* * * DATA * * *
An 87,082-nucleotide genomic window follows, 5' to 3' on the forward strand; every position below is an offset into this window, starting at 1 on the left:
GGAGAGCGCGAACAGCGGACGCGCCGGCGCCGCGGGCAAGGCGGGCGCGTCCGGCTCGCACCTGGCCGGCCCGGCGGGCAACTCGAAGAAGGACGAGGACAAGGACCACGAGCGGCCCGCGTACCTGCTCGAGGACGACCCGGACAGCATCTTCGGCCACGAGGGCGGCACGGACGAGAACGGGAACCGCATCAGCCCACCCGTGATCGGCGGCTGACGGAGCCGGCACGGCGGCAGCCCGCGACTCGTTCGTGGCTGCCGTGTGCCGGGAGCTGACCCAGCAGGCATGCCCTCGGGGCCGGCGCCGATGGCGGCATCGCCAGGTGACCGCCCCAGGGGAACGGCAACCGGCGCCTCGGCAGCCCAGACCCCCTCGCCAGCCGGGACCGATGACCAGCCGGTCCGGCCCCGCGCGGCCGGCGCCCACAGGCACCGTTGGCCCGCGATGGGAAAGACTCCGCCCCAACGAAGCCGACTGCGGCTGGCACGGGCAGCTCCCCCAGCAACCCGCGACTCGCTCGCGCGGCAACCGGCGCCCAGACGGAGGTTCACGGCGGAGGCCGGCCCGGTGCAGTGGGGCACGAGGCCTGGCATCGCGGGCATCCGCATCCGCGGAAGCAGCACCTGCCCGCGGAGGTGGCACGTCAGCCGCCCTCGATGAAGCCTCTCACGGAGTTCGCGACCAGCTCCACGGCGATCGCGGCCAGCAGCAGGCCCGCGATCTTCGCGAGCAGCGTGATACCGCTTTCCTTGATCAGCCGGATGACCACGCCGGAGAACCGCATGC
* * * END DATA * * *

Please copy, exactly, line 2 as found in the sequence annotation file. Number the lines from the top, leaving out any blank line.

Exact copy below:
GGAGAGCGCGAACAGCGGACGCGCCGGCGCCGCGGGCAAGGCGGGCGCGTCCGGCTCGCACCTGGCCGGCCCGGCGGGCAACTCGAAGAAGGACGAGGACAAGGACCACGAGCGGCCCGCGTACCTGCTCGAGGACGACCCGGACAGCATCTTCGGCCACGAGGGCGGCACGGACGAGAACGGGAACCGCATCAGCCCACCCGTGATCGGCGGCTGACGGAGCCGGCACGGCGGCAGCCCGCGACTCGTTCGTGGCTGCCGTGTGCCGGGAGCTGACCCAGCAGGCATGCCCTCGGGGCCGGCGCCGATGGCGGCATCGCCAGGTGACCGCCCCAGGGGAACGGCAACCGGCGCCTCGGCAGCCCAGACCCCCTCGCCAGCCGGGACCGATGACCAGCCGGTCCGGCCCCGCGCGGCCGGCGCCCACAGGCACCGTTGGCCCGCGATGGGAAAGACTCCGCCCCAACGAAGCCGACTGCGGCTGGCACGGGCAGCTCCCCCAGCAACCCGCGACTCGCTCGCGCGGCAACCGGCGCCCAGACGGAGGTTCACGGCGGAGGCCGGCCCGGTGCAGTGGGGCACGAGGCCTGGCATCGCGGGCATCCGCATCCGCGGAAGCAGCACCTGCCCGCGGAGGTGGCACGTCAGCCGCCCTCGATGAAGCCTCTCACGGAGTTCGCGACCAGCTCCACGGCGATCGCGGCCAGCAGCAGGCCCGCGATCTTCGCGAGCAGCGTGATACCGCTTTCCTTGATCAGCCGGATGACCACGCCGGAGAACCGCATGC